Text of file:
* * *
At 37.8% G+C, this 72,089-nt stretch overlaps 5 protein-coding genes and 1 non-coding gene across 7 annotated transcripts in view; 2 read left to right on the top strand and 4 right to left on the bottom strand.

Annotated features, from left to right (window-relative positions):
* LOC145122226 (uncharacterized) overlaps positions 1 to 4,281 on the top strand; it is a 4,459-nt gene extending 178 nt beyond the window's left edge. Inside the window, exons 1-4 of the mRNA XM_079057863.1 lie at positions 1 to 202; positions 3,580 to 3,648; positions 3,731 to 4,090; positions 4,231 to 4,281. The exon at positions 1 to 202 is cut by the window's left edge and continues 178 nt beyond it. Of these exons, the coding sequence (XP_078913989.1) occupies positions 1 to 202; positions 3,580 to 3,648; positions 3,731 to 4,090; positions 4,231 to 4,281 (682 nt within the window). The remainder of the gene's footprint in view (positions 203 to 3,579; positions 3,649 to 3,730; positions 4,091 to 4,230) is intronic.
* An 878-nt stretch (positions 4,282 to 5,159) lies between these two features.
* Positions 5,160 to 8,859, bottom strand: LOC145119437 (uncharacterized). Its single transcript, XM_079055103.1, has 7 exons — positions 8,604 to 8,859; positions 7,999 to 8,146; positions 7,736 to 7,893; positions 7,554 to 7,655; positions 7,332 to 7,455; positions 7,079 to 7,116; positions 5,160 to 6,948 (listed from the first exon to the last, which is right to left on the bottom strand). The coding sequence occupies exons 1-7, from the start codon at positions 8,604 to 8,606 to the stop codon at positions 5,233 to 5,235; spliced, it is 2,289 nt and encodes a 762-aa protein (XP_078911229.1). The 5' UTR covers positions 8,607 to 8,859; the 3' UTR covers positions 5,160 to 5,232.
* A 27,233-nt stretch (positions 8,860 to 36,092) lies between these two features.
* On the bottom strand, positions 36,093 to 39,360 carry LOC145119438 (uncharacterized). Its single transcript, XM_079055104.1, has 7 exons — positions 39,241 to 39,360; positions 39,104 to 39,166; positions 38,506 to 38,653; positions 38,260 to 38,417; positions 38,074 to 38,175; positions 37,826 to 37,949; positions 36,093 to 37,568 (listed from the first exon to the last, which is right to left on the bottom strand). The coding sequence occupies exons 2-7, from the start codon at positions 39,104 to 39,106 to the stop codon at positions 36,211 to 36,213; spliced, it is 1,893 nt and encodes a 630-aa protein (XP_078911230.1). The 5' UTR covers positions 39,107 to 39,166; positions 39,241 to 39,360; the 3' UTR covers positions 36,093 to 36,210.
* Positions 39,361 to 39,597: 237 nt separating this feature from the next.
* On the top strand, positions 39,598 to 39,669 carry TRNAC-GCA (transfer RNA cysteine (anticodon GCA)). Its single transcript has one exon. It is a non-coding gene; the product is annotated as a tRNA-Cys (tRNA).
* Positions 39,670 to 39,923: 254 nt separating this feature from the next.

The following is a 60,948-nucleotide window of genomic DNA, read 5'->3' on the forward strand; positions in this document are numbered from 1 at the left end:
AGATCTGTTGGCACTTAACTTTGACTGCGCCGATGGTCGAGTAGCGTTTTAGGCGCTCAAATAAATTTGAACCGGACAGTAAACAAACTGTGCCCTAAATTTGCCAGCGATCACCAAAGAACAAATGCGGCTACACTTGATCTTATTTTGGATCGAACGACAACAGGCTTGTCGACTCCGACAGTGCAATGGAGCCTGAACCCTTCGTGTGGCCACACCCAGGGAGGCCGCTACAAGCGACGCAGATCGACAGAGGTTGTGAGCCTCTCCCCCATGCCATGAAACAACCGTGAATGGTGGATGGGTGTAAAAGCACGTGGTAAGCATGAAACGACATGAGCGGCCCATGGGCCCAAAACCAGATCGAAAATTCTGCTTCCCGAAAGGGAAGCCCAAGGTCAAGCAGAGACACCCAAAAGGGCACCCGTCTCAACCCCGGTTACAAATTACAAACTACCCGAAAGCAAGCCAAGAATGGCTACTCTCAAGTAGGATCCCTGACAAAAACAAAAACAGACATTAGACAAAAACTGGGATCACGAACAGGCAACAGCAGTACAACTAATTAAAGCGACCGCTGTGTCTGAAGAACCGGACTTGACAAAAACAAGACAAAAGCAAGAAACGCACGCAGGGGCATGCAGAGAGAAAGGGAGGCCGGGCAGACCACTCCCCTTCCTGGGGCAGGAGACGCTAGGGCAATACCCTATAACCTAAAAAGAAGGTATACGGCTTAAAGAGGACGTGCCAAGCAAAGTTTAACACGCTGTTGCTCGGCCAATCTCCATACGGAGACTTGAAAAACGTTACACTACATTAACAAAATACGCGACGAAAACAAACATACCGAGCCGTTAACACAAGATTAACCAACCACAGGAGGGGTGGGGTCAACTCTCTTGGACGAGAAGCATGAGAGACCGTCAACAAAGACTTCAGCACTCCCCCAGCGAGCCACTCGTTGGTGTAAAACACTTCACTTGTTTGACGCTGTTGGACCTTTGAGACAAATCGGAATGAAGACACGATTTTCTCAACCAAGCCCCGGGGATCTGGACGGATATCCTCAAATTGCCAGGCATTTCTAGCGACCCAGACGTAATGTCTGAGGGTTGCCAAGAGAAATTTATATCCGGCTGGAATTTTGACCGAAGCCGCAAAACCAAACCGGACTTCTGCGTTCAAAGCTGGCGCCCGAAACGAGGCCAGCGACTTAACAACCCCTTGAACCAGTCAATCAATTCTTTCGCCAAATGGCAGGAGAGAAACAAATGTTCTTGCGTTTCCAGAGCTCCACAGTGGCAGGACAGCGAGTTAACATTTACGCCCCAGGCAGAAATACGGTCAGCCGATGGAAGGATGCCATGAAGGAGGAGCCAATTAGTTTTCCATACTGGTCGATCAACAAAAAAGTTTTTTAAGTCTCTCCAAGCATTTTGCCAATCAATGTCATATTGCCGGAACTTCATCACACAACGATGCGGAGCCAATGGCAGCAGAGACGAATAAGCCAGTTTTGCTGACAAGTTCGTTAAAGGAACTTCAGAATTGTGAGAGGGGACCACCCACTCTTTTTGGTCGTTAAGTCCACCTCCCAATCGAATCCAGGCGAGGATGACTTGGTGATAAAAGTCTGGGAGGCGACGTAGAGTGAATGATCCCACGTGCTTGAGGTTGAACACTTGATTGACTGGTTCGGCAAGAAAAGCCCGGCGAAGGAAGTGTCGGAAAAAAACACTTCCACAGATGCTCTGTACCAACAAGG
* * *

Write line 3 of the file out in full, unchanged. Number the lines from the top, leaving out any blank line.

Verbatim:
* LOC145122226 (uncharacterized) overlaps positions 1 to 4,281 on the top strand; it is a 4,459-nt gene extending 178 nt beyond the window's left edge. Inside the window, exons 1-4 of the mRNA XM_079057863.1 lie at positions 1 to 202; positions 3,580 to 3,648; positions 3,731 to 4,090; positions 4,231 to 4,281. The exon at positions 1 to 202 is cut by the window's left edge and continues 178 nt beyond it. Of these exons, the coding sequence (XP_078913989.1) occupies positions 1 to 202; positions 3,580 to 3,648; positions 3,731 to 4,090; positions 4,231 to 4,281 (682 nt within the window). The remainder of the gene's footprint in view (positions 203 to 3,579; positions 3,649 to 3,730; positions 4,091 to 4,230) is intronic.